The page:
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. Last Updated: 07/27/2016

Investors Flee After Bali Blasts

JAKARTA, Indonesia -- Weekend blasts that killed almost 200 people on Indonesia's resort island of Bali will make it next to impossible to attract much-needed investment into the vast archipelago, the head of the chamber of commerce said Monday.

Reacting to increased fears over political stability and security, investors fled the markets, pulling Jakarta stocks down more than 10 percent by late afternoon trade to 336.38, and the rupiah down more than 3 percent to 9,245/9,265.

The stock market drop is close to Indonesia's biggest daily fall since the height of the financial crisis in 1998, when the bourse sank 11.96 percent on Jan. 8 that year.

"We're finished. Our defense to convince people that doing business in Indonesia is safe is finished," said Aburizal Bakrie, chairman of the Indonesian Chamber of Commerce and Industry.

"Who wants to invest in this kind of situation? ... Not only foreign investors, but local investors will think a thousand times before making any investment," he said.

No one has claimed responsibility for the deadly blasts that killed mostly foreigners, but Bakrie urged the government to find the culprits as quickly as possible.

"It [the attack] can't be tolerated because of its huge, extraordinary impact on Indonesia's efforts to lift itself out from crisis," he said.

Market dealers echoed these sentiments as Indonesia is still struggling to deal with the effects of the Asian financial crisis of the late 1990s, which ravaged the banking and financial sector.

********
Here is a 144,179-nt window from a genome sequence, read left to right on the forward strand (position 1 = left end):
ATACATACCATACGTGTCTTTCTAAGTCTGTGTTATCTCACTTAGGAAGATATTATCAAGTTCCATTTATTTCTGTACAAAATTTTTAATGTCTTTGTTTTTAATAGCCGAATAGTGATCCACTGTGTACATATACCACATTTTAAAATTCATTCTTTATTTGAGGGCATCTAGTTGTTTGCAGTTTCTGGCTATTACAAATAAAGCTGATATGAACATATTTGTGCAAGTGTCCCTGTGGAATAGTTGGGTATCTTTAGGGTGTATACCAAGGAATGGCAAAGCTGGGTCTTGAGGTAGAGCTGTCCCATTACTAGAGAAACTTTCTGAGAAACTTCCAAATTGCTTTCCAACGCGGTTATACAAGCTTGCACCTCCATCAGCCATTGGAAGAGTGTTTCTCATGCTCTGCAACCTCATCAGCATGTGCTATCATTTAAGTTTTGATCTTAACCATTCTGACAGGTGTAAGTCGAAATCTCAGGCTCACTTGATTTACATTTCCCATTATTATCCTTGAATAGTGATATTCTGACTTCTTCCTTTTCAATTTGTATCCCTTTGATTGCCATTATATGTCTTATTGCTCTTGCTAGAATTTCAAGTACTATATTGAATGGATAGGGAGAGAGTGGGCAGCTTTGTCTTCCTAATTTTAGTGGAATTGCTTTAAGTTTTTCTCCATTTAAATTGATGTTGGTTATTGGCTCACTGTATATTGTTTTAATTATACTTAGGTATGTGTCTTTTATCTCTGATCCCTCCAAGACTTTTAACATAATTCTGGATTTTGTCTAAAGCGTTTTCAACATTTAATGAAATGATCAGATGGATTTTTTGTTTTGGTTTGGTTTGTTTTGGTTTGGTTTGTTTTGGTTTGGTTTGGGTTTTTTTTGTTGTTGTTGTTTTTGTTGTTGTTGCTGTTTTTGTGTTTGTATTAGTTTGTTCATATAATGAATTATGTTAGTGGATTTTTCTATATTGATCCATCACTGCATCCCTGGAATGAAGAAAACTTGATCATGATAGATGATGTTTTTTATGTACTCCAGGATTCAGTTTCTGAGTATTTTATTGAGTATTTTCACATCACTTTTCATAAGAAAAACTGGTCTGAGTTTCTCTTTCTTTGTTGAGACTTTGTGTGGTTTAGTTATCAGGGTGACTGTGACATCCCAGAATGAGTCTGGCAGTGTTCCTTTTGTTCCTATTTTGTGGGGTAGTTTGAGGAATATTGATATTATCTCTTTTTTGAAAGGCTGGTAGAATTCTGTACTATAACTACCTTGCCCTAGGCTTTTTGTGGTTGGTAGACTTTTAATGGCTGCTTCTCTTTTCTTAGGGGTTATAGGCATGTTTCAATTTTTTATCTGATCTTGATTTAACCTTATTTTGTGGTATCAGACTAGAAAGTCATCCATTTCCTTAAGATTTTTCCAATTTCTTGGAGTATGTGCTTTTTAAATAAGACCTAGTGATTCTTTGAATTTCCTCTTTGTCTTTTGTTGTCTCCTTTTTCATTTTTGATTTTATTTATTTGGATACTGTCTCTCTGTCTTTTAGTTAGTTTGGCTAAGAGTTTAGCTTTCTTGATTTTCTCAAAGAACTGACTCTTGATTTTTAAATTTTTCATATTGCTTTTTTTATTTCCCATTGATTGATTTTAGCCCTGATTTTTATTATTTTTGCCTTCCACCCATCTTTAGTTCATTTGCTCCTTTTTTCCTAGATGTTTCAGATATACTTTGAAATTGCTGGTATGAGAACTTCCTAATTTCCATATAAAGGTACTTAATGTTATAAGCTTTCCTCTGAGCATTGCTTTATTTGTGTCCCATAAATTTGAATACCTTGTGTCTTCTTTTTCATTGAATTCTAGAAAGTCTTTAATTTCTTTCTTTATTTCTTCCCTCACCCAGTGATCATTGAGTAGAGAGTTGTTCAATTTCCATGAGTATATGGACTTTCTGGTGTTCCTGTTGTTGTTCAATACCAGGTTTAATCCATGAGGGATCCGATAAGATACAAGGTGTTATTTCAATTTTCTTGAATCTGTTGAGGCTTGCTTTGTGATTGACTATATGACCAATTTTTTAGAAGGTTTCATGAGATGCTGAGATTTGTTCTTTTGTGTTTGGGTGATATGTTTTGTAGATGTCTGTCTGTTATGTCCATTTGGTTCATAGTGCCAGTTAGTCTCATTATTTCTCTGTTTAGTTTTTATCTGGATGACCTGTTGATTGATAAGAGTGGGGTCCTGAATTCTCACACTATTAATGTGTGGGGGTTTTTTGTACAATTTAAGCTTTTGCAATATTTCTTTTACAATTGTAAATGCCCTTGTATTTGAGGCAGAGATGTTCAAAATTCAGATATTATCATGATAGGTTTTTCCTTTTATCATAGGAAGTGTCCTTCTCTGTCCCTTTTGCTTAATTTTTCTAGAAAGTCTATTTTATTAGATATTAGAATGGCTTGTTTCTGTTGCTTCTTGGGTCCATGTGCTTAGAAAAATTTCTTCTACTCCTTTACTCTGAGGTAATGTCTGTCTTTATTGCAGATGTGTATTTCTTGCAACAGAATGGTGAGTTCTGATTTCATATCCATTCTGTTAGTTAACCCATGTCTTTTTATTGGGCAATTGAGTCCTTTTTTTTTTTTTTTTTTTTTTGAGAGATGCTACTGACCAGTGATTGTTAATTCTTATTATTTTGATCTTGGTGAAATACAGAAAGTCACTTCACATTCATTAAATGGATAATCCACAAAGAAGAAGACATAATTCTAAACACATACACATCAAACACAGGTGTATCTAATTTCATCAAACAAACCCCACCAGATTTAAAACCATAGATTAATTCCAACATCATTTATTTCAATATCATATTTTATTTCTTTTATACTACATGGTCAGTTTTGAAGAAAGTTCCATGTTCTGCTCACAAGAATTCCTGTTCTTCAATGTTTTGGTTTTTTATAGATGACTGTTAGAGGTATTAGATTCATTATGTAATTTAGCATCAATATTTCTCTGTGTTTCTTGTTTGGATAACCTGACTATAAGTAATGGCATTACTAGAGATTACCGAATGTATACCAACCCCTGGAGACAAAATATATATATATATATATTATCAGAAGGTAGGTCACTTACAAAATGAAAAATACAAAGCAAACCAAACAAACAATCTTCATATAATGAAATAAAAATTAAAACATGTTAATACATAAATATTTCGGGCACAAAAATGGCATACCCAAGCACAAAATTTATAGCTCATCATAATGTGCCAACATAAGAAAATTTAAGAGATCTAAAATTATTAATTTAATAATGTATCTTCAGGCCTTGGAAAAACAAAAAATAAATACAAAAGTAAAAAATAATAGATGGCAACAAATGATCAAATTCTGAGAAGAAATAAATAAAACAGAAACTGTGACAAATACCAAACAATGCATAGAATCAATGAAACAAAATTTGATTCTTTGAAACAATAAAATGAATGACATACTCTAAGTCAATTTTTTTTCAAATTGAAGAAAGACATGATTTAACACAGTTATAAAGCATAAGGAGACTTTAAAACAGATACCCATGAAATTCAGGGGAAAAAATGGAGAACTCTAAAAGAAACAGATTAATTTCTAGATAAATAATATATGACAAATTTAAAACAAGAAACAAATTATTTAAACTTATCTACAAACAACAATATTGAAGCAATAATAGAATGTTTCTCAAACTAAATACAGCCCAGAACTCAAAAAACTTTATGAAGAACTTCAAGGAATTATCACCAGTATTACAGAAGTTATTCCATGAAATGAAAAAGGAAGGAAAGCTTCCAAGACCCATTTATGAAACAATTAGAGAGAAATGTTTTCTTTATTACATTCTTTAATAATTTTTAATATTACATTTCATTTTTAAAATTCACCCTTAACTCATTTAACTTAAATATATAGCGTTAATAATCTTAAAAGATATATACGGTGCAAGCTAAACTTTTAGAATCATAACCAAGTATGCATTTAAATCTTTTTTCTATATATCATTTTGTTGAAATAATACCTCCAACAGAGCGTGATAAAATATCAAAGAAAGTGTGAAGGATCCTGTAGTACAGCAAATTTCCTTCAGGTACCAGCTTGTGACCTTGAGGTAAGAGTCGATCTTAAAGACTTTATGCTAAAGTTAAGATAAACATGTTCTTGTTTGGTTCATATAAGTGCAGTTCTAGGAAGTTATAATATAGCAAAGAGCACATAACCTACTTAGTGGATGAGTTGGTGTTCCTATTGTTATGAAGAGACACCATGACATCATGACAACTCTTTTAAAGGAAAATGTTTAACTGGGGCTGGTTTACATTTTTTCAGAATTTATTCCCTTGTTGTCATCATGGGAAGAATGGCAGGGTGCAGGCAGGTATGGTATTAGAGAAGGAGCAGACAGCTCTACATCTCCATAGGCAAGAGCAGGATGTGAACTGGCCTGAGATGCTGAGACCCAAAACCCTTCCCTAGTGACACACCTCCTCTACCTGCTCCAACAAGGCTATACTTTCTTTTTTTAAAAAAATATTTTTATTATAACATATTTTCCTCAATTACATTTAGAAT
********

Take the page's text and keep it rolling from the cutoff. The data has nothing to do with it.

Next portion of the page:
A foreign businessman who has worked in Indonesia for decades agreed the blasts would further hurt investor perceptions of the world's fourth most populous nation but said it was important to put things into perspective.

"Well it's a terrible event. ... On the other hand there was so little investment," he said.

"It just shows Indonesia is going to have to overcome some significant problems before there's going to be much investment."

One of the few cash cows for Indonesia's government has been tourism revenue, especially from Bali -- one of the world's most popular tourist destinations -- but this came to an end Saturday.

Experts are already saying it will take years for Bali to get back to normal and rival last year's foreign visitor figures of almost 1.5 million from a total of about 5 million who visited Indonesia.

Analysts said the explosions would further aggravate the core economic problem facing the vast archipelago -- its huge foreign and domestic debt burden.

Higher capital outflows and lower inflows on the back of weaker investor confidence would in turn affect efforts to service total external debt of about $130 billion, close to Indonesia's annual GDP.

And the weaker local unit would also push up inflationary pressures as many key necessities are still imported.

"These blasts could hit the economy hard with the rupiah exchange rate likely to be hit first to be followed by interest rates as the weaker rupiah will prompt concerns over higher inflationary pressures," said economist Anton Gunawan of Citibank.